On Tue, 06 Jun 2006 20:54:03 -0400, Rick Decker <email@example.com> wrote:
> > >Tim Peters wrote: >>[...] >> >> What I don't understand is how anything other than that outcome could be >> _hoped_ for here. No amount of rearranging and cross-substituting the >> initial equations (whatever they may be) is going to yield new information, >> and there's never a step that even requires the quantities to be integers >> (as opposed to, e.g., arbitrary complex numbers). How can someone imagine >> that insight into integer factorization could result from this insight-less >> symbol-pushing? > >I think that what we interpret as obfuscation on James' part is actually >a consequence of the fact that his understanding is extremely shallow. >This is, I think, the reason that he thinks his "prime counting >function" is truly new and innovative--he really is incapable of even >the slightest bit of abstraction that to all mathematicians is as >natural as breathing.
Huh. Ya think?
Both you guys must be new here.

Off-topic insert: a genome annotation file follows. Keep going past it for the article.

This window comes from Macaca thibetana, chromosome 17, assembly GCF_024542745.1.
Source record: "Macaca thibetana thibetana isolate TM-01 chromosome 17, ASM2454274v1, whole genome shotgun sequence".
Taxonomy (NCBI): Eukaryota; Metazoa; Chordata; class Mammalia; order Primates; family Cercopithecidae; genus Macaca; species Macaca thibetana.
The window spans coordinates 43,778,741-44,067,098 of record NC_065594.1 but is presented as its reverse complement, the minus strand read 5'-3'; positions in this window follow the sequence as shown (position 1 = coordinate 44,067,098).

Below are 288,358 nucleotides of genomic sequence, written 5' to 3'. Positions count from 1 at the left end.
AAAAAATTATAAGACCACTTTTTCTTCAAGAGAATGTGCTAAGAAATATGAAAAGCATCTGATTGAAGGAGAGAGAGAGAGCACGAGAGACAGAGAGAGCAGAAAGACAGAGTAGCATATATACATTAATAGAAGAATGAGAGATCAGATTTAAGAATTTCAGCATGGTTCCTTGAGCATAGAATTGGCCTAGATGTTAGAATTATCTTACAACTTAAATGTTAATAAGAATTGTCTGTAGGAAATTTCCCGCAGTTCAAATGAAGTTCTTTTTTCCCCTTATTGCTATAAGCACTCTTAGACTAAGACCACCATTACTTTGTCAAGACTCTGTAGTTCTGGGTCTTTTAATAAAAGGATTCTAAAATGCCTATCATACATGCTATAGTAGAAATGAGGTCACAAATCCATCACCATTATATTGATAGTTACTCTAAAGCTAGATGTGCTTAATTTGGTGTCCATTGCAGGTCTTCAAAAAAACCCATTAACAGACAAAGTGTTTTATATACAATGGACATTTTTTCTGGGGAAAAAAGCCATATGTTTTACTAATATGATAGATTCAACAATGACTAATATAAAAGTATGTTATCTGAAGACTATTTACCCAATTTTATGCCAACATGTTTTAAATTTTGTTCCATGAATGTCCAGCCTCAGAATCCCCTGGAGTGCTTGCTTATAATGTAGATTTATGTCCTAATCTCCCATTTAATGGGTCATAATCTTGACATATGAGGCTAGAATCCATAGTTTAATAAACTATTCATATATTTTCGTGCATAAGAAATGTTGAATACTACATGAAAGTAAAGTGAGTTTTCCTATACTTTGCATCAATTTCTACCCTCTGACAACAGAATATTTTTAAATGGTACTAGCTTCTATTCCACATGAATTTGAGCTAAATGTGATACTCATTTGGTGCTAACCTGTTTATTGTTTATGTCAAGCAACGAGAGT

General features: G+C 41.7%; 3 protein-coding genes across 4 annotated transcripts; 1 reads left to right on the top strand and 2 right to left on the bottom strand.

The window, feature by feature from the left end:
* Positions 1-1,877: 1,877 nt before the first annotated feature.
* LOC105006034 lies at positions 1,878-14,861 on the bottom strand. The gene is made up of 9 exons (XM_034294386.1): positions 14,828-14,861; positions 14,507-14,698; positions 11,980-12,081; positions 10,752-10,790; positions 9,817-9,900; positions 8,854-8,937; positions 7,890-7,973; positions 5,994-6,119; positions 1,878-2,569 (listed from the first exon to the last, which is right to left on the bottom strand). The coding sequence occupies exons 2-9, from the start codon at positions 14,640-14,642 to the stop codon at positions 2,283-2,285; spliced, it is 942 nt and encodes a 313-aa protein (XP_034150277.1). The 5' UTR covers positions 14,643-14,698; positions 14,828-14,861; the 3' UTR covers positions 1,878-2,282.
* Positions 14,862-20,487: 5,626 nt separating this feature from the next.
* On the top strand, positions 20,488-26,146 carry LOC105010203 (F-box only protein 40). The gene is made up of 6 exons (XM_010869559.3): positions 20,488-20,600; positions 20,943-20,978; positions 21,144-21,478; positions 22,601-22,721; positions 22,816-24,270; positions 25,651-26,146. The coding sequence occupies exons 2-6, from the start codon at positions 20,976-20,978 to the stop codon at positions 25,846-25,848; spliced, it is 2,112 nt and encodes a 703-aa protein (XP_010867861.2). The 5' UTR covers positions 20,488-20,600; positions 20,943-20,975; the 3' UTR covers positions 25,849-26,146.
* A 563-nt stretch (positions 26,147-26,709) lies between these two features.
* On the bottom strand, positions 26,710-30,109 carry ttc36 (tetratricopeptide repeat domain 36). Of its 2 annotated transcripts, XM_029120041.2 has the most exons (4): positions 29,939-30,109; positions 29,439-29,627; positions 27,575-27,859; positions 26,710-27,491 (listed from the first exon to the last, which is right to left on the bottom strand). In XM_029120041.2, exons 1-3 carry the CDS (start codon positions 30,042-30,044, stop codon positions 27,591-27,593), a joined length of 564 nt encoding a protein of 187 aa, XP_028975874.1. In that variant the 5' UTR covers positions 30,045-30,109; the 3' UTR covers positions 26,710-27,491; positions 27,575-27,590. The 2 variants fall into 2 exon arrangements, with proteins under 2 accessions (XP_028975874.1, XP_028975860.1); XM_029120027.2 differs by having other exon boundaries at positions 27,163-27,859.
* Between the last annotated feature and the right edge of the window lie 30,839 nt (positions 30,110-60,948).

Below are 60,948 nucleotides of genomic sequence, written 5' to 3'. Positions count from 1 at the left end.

>> As usual, I couldn't make sense of his original writeup before you showed >> the correct result of completing the square wrt y first, at which point I >> could work backward from that to deduce what you thought James was trying to >> say. Also as usual, you got that right. Therefore :-) you must also know >> why he thinks this kind of approach _could_ yield something useful. >> >See above. The kind of self-editing we're accustomed to by inclination >and training is something he simply doesn't get. For example, a tiny bit >of thinking makes it obvious that no matter what collection of linear >equations one starts with, as long as they have a unique solution >the end result of the "small mountain of tedious manipulation" will >be the completely unsurprising T = g_1 * g_1, which we knew from the >start.